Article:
If these folks had not forgotten, they certainly had forgiven. Braun was one of the players suspended last year in the Biogenesis performance-enhancing drugs investigation, receiving a 65-game suspension, second longest of any of the suspended players.
What set Braun apart was what he had done the year before in discussing a positive PED test that was eventually dismissed. In a news conference, Braun lied about his usage and suggested the collector had tampered with the urine sample in question.
You might have thought that Braun would have needed at least a few on-field heroics to regain his former standing with the Brewers' faithful. He had made a nice play in the top of the first, tracking down a drive to the warning track in right for the third out.
But here, this wasn't a case of "What have you done for me lately?" This was a case of support for Braun.
"It was special," Braun said of the ovation. "It was an emotional moment for me. It kind of allowed the adrenaline and the emotion of the moment to take over, and I had a pretty horrendous at-bat, swinging at pitches that I normally don't swing at.
"But it's something that I'm very thankful for and very appreciative of."
There were some theories Monday about why the patrons of the game at Miller Park were in such a forgiving mood.
For one thing, the game time temperature was 61 degrees. After a long, cold winter seemingly borrowed from Siberia, this was immensely warmer than any recent day. In fact, it was the warmest day in Milwaukee since last October. Under the closed roof at Miller Park, fans could watch the game in short sleeves and ponder the baseball weather to come. Thus, they were in a good humor.
Closer to the core issues, if you are a Brewers fan, you obviously want the team to perform as well as possible. Braun is the team's best player. So you support him, figuring he has paid his debt to baseball society.
Commissioner of Baseball Bud Selig was present for the Brewers' 2-0 win over the Braves, and he was asked what he thought of the reaction to Braun. Selig had supported the thorough investigation of the Biogenesis matter as well as the vigorous prosecution of those who broke the rules.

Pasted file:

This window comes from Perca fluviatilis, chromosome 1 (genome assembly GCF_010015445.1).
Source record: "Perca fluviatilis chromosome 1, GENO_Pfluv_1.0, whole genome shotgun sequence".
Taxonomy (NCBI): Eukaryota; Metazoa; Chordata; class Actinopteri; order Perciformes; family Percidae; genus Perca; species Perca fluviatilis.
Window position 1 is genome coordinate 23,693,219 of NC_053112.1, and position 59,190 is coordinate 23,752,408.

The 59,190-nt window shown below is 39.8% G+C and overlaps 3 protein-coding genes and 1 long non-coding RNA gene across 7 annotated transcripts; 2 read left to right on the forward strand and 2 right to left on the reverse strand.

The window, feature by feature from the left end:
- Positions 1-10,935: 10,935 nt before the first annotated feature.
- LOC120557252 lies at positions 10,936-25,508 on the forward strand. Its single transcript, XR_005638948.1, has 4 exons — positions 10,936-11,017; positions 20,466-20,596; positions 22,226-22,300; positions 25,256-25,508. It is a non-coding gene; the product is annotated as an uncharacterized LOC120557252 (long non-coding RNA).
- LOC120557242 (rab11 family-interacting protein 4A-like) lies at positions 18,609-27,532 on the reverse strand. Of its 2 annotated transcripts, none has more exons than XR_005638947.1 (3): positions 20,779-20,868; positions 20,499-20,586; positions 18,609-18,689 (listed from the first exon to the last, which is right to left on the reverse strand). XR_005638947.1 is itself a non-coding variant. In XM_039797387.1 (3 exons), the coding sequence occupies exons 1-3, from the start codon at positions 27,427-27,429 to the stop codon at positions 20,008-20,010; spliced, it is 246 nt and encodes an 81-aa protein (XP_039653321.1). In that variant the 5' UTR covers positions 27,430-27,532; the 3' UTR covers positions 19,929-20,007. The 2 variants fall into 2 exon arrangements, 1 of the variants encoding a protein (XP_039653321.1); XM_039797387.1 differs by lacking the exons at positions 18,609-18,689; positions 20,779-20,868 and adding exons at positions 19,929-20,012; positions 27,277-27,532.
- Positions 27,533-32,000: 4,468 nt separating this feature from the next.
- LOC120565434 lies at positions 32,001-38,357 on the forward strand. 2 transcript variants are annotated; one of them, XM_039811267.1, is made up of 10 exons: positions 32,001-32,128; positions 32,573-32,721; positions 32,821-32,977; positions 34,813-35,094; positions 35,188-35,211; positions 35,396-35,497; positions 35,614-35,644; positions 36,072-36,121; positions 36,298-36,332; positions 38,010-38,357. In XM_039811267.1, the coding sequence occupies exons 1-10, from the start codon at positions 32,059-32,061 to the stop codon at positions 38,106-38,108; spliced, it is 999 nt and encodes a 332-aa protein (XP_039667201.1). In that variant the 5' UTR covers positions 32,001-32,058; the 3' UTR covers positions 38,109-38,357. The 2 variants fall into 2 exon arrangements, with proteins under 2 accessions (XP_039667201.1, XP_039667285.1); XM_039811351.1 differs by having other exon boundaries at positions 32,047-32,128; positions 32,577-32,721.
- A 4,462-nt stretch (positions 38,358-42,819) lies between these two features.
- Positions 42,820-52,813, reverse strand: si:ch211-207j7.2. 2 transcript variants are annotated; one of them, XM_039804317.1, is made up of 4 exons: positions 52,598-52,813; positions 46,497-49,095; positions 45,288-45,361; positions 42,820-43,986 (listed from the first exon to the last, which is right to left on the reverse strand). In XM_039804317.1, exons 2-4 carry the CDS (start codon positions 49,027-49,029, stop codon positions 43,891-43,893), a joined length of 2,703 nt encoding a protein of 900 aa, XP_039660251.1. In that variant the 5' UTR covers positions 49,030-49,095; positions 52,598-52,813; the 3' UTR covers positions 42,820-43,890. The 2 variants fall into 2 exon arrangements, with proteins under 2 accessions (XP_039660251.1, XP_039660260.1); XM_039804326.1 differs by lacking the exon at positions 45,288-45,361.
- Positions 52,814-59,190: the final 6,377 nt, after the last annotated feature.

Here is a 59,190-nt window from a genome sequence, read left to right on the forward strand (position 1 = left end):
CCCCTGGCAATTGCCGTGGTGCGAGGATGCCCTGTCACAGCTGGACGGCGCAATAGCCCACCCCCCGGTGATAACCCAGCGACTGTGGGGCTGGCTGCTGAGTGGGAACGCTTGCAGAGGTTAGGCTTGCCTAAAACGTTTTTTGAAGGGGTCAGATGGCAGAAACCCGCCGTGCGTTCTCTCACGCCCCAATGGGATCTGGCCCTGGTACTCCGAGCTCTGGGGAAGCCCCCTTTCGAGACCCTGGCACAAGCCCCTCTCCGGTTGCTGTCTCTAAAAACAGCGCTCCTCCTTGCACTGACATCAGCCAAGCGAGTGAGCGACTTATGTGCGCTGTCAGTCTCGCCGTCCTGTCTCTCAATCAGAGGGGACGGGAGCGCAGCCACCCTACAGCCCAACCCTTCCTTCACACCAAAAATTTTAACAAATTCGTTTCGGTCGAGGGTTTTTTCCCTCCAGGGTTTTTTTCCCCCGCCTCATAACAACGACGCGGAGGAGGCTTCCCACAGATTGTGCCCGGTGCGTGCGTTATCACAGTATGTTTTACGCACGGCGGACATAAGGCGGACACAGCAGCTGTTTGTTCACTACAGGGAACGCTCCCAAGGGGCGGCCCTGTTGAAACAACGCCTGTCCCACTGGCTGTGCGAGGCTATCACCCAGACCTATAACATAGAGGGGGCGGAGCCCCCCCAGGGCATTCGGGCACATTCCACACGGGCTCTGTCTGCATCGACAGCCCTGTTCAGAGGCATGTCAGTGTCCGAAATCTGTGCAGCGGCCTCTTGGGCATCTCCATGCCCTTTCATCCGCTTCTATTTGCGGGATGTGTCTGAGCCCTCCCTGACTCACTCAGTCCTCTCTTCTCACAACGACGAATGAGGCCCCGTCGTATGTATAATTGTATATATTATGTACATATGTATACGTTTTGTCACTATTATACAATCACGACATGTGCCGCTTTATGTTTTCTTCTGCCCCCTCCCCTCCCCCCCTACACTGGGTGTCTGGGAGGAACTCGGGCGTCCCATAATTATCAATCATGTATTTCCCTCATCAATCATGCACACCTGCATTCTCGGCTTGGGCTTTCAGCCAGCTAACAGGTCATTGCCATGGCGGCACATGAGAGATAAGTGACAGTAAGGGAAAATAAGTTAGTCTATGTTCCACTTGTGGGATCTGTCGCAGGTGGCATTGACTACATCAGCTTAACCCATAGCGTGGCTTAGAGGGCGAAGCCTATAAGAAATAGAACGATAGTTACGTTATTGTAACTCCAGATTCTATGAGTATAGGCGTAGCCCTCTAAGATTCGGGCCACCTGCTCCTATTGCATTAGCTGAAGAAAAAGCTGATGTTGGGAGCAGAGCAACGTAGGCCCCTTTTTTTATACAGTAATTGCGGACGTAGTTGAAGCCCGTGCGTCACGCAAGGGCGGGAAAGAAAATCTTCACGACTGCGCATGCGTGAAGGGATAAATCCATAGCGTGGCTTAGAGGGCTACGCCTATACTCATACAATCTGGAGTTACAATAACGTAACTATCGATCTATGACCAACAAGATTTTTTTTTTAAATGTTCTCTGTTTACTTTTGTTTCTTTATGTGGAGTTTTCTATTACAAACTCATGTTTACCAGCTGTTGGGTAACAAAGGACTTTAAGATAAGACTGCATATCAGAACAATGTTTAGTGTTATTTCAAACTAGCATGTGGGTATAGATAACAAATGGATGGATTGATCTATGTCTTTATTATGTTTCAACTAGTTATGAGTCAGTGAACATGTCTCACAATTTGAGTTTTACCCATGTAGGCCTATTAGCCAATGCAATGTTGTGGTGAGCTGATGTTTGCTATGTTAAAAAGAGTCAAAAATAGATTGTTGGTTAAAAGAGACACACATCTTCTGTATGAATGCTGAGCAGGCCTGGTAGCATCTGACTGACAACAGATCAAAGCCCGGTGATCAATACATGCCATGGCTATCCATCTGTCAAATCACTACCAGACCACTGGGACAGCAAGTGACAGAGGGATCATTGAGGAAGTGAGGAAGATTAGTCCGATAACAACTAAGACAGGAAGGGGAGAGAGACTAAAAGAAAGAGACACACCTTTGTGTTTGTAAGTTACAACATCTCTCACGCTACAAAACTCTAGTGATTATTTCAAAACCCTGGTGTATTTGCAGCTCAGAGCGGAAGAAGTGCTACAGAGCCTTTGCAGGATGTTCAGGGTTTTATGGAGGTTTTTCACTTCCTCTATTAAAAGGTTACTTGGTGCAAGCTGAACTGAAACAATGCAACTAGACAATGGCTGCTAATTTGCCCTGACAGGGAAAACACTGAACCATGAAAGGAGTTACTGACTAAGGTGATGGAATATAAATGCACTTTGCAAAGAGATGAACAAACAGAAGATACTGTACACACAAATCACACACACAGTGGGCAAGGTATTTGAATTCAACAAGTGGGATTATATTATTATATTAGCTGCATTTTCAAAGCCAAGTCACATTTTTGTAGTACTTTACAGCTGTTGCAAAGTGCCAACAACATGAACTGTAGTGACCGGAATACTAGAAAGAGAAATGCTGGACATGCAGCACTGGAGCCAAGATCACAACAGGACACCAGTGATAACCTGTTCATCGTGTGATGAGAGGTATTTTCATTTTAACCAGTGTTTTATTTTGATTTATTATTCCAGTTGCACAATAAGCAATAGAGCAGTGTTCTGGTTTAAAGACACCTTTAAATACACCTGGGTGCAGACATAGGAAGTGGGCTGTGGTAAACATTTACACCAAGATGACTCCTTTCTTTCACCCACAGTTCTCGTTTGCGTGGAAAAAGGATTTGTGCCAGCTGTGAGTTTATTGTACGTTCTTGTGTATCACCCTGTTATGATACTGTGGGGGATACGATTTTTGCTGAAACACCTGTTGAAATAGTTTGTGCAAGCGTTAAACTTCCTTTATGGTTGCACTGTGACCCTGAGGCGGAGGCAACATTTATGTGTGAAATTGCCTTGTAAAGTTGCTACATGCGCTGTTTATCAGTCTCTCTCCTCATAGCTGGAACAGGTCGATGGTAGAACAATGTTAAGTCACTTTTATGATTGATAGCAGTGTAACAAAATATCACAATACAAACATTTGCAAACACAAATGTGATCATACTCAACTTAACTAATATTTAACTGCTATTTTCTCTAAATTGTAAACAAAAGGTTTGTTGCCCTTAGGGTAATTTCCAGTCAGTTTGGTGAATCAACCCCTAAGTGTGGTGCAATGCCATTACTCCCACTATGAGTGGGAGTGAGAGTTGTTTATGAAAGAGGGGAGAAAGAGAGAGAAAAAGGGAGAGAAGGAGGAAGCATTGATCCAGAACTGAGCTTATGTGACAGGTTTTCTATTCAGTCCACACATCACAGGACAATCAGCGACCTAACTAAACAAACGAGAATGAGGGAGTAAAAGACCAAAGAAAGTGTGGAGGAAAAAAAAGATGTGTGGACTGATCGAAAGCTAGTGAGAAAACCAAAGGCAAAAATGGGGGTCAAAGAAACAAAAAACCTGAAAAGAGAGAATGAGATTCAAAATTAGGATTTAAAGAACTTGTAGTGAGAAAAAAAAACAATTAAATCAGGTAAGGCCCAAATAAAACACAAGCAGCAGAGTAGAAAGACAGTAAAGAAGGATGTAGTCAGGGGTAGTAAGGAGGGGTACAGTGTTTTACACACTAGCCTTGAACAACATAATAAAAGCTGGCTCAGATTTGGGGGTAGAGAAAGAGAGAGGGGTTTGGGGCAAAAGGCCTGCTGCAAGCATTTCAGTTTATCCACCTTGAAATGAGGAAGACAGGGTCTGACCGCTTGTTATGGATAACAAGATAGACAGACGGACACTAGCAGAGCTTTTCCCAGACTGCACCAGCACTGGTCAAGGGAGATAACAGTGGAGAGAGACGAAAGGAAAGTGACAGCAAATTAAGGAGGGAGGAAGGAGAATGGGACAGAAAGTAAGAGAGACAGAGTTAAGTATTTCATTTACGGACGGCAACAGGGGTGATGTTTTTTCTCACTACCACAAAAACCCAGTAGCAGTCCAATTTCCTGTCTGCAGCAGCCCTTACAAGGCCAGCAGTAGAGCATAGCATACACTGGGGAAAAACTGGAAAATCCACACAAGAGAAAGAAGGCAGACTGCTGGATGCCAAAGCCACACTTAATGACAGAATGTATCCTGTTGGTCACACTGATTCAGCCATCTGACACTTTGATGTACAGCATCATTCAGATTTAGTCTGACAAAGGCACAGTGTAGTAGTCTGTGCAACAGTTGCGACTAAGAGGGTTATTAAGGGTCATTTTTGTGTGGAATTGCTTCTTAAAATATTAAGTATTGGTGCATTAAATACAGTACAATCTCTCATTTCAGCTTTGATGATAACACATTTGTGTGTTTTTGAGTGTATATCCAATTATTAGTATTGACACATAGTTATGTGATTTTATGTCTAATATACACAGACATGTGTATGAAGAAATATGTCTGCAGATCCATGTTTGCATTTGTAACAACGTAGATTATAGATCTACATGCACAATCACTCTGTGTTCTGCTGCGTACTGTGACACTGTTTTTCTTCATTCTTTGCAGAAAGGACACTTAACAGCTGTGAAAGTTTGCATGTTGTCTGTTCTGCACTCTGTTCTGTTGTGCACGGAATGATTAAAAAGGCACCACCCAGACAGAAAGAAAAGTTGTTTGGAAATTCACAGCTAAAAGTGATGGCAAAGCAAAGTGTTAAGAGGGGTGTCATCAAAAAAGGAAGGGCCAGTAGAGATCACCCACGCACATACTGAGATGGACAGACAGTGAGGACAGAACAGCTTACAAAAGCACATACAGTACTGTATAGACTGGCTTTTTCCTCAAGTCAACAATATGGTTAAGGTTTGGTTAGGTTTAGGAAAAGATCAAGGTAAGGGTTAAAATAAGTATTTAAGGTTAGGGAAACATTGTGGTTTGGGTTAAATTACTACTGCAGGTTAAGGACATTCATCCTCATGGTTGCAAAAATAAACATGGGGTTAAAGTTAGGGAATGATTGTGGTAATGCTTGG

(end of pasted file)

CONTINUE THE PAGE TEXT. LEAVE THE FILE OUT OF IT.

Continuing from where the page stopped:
"Look, fans are fans, and that's the way it's supposed to be," Selig said. "It's their hometown player. It was a wonderful reaction and I wish everybody well."
Brewers manager Ron Roenicke was gratified by the fans' response to Braun.
"Outstanding," Roenicke said of the standing ovation. "And I'm really glad it was that way. I saw in Spring Training how the people who came down to watch us applauded for him, and that's what I expected. These people here are great. I've said all along, we're a very forgiving people and we should be."
Braun was cheered loudly again in the fourth, when his hit-and-run single sent Jean Segura to third. More cheers ensued when Braun stole second. Braun subsequently scored on a two-run double by Aramis Ramirez. These were the only runs of the afternoon.
Braun went 1-for-4 Monday. His final at-bat was a line drive to third. Braun appeared to beat out an infield hit in the sixth, but the safe call was overturned on the first replay challenge at Miller Park.
"I had a pretty good idea that I was out," Braun said, smiling.
The Brewers' organization is with him, from the top.
"From the moment that he admitted that he broke the rules, that's when his path to redemption started," Brewers chairman and principal owner Mark Attanasio said Monday. "And so we had this conundrum, because we obviously didn't feel very good about the admission, but yet the admission was a positive step, right?
"At that point, we had to decide, well, how do you deal with someone who's actually come forward and admitted that they did wrong and said they wanted to change the way they do things?
"So we [Attanasio and general manager Doug Melvin] have both spoken to Ryan privately, but the main point is that since that point, he's taken several good steps.
"He's been in Milwaukee several times for charity things. He was out here for our fan event. On his own volition, he called a number of sponsors and seat-holders.
"And he's spoken to his teammates. He moved to right field immediately when asked by Ron [Roenicke], without asking any questions. And he's paid his debt. He served his 65-game suspension.
"But I think he's under a microscope still. And I think he will rise to the challenge, but we want to see him rise to the challenge, on all of the above. Be an important part of the team, be an important part of the community, be an important part of Major League Baseball, setting a standard that if you break the rule, you admit it and then you don't break the rule again."